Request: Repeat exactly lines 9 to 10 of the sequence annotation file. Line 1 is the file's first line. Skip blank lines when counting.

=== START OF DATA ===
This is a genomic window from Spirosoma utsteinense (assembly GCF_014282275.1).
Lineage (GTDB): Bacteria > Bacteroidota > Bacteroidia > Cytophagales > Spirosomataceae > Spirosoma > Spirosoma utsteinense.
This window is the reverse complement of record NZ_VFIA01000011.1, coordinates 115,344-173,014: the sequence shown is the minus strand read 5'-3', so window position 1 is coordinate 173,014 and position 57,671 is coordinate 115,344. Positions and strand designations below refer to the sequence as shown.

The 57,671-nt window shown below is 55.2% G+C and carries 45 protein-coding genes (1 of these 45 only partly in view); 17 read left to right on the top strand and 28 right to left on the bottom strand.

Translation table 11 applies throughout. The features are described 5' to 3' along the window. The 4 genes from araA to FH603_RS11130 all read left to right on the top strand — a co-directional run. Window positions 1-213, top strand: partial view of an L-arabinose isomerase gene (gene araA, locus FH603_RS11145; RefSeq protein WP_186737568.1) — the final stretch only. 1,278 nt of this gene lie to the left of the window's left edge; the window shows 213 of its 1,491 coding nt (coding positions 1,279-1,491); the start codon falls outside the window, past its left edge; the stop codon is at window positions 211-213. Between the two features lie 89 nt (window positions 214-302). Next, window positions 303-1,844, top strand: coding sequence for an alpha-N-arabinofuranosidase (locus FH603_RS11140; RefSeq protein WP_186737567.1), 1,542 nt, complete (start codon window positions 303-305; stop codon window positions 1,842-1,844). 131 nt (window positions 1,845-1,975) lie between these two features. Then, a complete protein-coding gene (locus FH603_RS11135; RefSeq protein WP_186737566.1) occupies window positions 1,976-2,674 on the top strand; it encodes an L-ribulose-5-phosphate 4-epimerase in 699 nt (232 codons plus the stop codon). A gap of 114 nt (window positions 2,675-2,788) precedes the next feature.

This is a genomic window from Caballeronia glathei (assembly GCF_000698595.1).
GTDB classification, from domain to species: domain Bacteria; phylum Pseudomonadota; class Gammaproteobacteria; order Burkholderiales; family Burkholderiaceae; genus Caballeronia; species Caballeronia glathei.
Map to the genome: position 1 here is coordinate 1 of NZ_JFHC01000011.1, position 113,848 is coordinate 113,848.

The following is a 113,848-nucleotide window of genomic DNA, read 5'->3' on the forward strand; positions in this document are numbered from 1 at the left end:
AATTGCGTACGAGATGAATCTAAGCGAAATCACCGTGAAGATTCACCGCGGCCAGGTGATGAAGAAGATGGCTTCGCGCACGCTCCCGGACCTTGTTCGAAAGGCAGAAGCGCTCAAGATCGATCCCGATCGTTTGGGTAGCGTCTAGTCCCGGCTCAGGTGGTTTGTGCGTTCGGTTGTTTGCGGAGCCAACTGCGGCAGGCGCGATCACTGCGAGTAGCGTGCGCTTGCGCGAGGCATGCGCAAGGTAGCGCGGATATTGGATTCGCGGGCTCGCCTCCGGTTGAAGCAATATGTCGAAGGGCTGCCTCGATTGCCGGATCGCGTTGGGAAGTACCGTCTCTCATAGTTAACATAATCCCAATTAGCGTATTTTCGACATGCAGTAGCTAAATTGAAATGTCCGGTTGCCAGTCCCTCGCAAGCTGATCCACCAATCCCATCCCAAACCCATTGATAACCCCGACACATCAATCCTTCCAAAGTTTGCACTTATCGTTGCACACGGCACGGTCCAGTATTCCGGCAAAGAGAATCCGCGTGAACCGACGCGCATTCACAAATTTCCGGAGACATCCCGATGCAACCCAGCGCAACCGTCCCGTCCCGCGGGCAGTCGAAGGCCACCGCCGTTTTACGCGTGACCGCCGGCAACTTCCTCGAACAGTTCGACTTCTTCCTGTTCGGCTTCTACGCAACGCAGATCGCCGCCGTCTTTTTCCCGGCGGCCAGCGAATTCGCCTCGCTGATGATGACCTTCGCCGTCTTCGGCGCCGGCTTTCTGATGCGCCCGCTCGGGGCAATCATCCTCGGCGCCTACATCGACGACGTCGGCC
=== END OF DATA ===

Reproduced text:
The following is a 113,848-nucleotide window of genomic DNA, read 5'->3' on the forward strand; positions in this document are numbered from 1 at the left end:
AATTGCGTACGAGATGAATCTAAGCGAAATCACCGTGAAGATTCACCGCGGCCAGGTGATGAAGAAGATGGCTTCGCGCACGCTCCCGGACCTTGTTCGAAAGGCAGAAGCGCTCAAGATCGATCCCGATCGTTTGGGTAGCGTCTAGTCCCGGCTCAGGTGGTTTGTGCGTTCGGTTGTTTGCGGAGCCAACTGCGGCAGGCGCGATCACTGCGAGTAGCGTGCGCTTGCGCGAGGCATGCGCAAGGTAGCGCGGATATTGGATTCGCGGGCTCGCCTCCGGTTGAAGCAATATGTCGAAGGGCTGCCTCGATTGCCGGATCGCGTTGGGAAGTACCGTCTCTCATAGTTAACATAATCCCAATTAGCGTATTTTCGACATGCAGTAGCTAAATTGAAATGTCCGGTTGCCAGTCCCTCGCAAGCTGATCCACCAATCCCATCCCAAACCCATTGATAACCCCGACACATCAATCCTTCCAAAGTTTGCACTTATCGTTGCACACGGCACGGTCCAGTATTCCGGCAAAGAGAATCCGCGTGAACCGACGCGCATTCACAAATTTCCGGAGACATCCCGATGCAACCCAGCGCAACCGTCCCGTCCCGCGGGCAGTCGAAGGCCACCGCCGTTTTACGCGTGACCGCCGGCAACTTCCTCGAACAGTTCGACTTCTTCCTGTTCGGCTTCTACGCAACGCAGATCGCCGCCGTCTTTTTCCCGGCGGCCAGCGAATTCGCCTCGCTGATGATGACCTTCGCCGTCTTCGGCGCCGGCTTTCTGATGCGCCCGCTCGGGGCAATCATCCTCGGCGCCTACATCGACGACGTCGGCC